ATHENS, Ga. -- Like many young athletes, Brittany Rogers' journey to the Olympics started as a little girl.
Swinging on the monkey bars on a playground in Canada Rogers discovered her gift.
“I won my first nationals at age 10, and I think that was the moment when I realized that I was actually good at the sport,” Rogers said.
Now, Rogers has found her way from British Columbia to Athens, Ga. as a member of one of the most elite collegiate gymnastics programs in the country.
Rogers balances school, life, and two teams: the Canadian National Team and the Gymdogs.
“I wasn’t really focused on coming down to school – my focus was more on the Olympics,” Rogers said. “I got an offer from Georgia to come down and visit and I did, and I fell in love with it.”
As a freshman, Rogers was named to the all-SEC team, but the goal was always to have the opportunity to represent her country at the Olympic Games.
But setbacks can be a set-up for success.
As Rogers had her eyes set on the 2012 Games, she had to undergo ankle surgery. It was heartbreaking.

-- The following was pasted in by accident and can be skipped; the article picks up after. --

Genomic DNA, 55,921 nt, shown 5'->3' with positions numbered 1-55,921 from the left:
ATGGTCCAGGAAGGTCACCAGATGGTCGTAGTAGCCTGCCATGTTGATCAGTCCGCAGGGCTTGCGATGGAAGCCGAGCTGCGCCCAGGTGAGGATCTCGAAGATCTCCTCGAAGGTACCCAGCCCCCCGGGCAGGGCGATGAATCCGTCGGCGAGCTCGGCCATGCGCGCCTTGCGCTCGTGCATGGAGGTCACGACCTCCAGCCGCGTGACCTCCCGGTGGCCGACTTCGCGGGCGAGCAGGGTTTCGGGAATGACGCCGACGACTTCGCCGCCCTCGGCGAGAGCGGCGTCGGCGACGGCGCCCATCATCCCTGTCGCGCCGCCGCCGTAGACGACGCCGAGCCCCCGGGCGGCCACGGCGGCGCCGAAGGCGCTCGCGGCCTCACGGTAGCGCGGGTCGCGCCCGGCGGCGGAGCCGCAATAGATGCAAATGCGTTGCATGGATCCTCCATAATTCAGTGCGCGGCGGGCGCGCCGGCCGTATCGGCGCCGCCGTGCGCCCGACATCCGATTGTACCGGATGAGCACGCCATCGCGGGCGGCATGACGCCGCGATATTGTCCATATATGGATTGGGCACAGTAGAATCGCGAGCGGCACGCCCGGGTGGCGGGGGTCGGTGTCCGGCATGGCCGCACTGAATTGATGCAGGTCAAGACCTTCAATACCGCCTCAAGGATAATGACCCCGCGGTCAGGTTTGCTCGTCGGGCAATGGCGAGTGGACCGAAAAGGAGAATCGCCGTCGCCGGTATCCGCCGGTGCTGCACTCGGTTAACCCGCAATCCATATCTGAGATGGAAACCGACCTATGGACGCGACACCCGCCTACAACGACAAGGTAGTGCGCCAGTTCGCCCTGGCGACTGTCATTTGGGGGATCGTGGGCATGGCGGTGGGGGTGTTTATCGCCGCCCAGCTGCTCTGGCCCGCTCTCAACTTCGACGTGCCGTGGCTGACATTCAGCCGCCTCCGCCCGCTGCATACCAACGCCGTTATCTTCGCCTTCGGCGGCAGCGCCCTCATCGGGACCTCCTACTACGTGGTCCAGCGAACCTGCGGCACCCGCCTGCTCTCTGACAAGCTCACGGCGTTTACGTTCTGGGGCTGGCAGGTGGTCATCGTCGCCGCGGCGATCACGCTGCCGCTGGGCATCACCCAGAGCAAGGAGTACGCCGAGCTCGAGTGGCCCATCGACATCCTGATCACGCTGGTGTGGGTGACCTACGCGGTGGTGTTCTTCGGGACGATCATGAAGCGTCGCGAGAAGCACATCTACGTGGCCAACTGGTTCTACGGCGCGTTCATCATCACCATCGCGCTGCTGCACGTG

“I originally called it quits and threw in the towel said, ‘I'm done with gymnastics,’” she said.
Rogers decided to take a year off. From there, things became much clearer.
“I think it was important that I took that time off because I'm not sure that I would've had the dedication and the aspirations that I do now -- that I found out that I truly do love gymnastics,” she said.
So Rogers got back to work and eventually qualified for the 2012 Games in London, but did not medal. And now-- even at 4 years older-- she's starting to feel like she's right in her prime as she has her sights set on Rio.
“The fact that I’ve competed every weekend for the past four years in college gymnastics has been a blessing too,” she said. “Because I’ve learned how to compete, I’ve learned how to sit on my nerves. I think you’re going to see a lot more confident Brittany than you saw in London.”
But Rogers is able to see how everything happens for a reason, so right above the scar from her surgery is a permanent reminder to never give up: a tattoo of the Olympic rings.
“That was a big memory for me -- just symbolizing that my hard work had paid off and now seeing it every day in practice just reminds me even more to get to that Rio Olympic Games,” she said.
It’s a moment that can never be erased. Five Olympic rings and a hope to inspire others.
“I want to continue to inspire anybody who is struggling, going through injuries, going through whatever it is in life that brings them down – that there is a brighter side,” Rogers said. “Just stick with it, and make sure your heart is in it.”
Rogers will compete in the Canadian championships this week; the national team will be named on June 30th.